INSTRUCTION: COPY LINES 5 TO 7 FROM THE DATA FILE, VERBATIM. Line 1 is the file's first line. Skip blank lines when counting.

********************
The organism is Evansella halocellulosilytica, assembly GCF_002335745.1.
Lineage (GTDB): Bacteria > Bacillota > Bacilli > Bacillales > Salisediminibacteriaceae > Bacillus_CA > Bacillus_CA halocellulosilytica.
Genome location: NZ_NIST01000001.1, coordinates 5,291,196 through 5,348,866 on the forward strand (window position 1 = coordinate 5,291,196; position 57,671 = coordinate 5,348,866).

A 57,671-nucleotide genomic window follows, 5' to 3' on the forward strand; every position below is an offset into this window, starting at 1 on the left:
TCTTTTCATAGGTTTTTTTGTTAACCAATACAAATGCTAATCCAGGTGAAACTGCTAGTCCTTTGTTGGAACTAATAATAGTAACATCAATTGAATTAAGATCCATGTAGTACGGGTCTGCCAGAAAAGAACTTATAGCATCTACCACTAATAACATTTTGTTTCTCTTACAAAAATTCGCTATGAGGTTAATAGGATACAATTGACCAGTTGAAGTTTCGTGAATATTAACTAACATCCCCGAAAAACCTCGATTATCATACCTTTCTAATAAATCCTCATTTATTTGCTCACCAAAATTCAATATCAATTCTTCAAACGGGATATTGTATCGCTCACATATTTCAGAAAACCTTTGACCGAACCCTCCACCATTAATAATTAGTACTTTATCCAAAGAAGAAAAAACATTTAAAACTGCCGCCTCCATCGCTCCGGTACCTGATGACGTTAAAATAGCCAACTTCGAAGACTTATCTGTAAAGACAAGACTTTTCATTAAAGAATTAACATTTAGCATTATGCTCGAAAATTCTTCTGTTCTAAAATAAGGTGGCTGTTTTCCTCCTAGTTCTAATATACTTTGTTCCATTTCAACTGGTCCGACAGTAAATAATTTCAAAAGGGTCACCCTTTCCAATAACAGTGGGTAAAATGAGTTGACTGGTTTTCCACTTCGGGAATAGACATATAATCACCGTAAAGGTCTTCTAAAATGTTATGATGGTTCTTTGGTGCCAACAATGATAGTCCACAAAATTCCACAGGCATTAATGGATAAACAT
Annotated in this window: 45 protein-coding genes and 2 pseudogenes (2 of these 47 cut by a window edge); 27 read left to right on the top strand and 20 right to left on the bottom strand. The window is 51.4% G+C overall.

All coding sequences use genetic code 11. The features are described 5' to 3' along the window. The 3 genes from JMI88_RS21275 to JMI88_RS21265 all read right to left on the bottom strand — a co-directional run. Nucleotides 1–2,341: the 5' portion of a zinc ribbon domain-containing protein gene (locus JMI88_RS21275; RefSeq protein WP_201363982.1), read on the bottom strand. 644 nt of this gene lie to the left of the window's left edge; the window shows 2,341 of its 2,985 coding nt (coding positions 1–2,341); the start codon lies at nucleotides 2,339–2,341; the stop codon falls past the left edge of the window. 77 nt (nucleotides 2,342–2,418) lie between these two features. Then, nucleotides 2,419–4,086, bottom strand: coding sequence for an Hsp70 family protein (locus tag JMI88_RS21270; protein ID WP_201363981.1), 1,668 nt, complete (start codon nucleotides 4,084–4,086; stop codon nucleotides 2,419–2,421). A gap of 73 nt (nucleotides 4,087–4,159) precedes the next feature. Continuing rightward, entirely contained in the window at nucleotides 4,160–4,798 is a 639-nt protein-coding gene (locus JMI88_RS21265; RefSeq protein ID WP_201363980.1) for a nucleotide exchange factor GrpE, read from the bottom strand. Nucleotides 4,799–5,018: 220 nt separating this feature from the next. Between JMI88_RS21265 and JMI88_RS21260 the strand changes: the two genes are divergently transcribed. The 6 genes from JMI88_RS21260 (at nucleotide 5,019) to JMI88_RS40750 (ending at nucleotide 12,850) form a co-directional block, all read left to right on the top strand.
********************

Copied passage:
TCTTTTCATAGGTTTTTTTGTTAACCAATACAAATGCTAATCCAGGTGAAACTGCTAGTCCTTTGTTGGAACTAATAATAGTAACATCAATTGAATTAAGATCCATGTAGTACGGGTCTGCCAGAAAAGAACTTATAGCATCTACCACTAATAACATTTTGTTTCTCTTACAAAAATTCGCTATGAGGTTAATAGGATACAATTGACCAGTTGAAGTTTCGTGAATATTAACTAACATCCCCGAAAAACCTCGATTATCATACCTTTCTAATAAATCCTCATTTATTTGCTCACCAAAATTCAATATCAATTCTTCAAACGGGATATTGTATCGCTCACATATTTCAGAAAACCTTTGACCGAACCCTCCACCATTAATAATTAGTACTTTATCCAAAGAAGAAAAAACATTTAAAACTGCCGCCTCCATCGCTCCGGTACCTGATGACGTTAAAATAGCCAACTTCGAAGACTTATCTGTAAAGACAAGACTTTTCATTAAAGAATTAACATTTAGCATTATGCTCGAAAATTCTTCTGTTCTAAAATAAGGTGGCTGTTTTCCTCCTAGTTCTAATATACTTTGTTCCATTTCAACTGGTCCGACAGTAAATAATTTCAAAAGGGTCACCCTTTCCAATAACAGTGGGTAAAATGAGTTGACTGGTTTTCCACTTCGGGAATAGACATATAATCACCGTAAAGGTCTTCTAAAATGTTATGATGGTTCTTTGGTGCCAACAATGATAGTCCACAAAATTCCACAGGCATTAATGGATAAACAT
Annotated in this window: 45 protein-coding genes and 2 pseudogenes (2 of these 47 cut by a window edge); 27 read left to right on the top strand and 20 right to left on the bottom strand. The window is 51.4% G+C overall.

All coding sequences use genetic code 11. The features are described 5' to 3' along the window. The 3 genes from JMI88_RS21275 to JMI88_RS21265 all read right to left on the bottom strand — a co-directional run. Nucleotides 1–2,341: the 5' portion of a zinc ribbon domain-containing protein gene (locus JMI88_RS21275; RefSeq protein WP_201363982.1), read on the bottom strand. 644 nt of this gene lie to the left of the window's left edge; the window shows 2,341 of its 2,985 coding nt (coding positions 1–2,341); the start codon lies at nucleotides 2,339–2,341; the stop codon falls past the left edge of the window. 77 nt (nucleotides 2,342–2,418) lie between these two features. Then, nucleotides 2,419–4,086, bottom strand: coding sequence for an Hsp70 family protein (locus tag JMI88_RS21270; protein ID WP_201363981.1), 1,668 nt, complete (start codon nucleotides 4,084–4,086; stop codon nucleotides 2,419–2,421). A gap of 73 nt (nucleotides 4,087–4,159) precedes the next feature. Continuing rightward, entirely contained in the window at nucleotides 4,160–4,798 is a 639-nt protein-coding gene (locus JMI88_RS21265; RefSeq protein ID WP_201363980.1) for a nucleotide exchange factor GrpE, read from the bottom strand. Nucleotides 4,799–5,018: 220 nt separating this feature from the next. Between JMI88_RS21265 and JMI88_RS21260 the strand changes: the two genes are divergently transcribed. The 6 genes from JMI88_RS21260 (at nucleotide 5,019) to JMI88_RS40750 (ending at nucleotide 12,850) form a co-directional block, all read left to right on the top strand.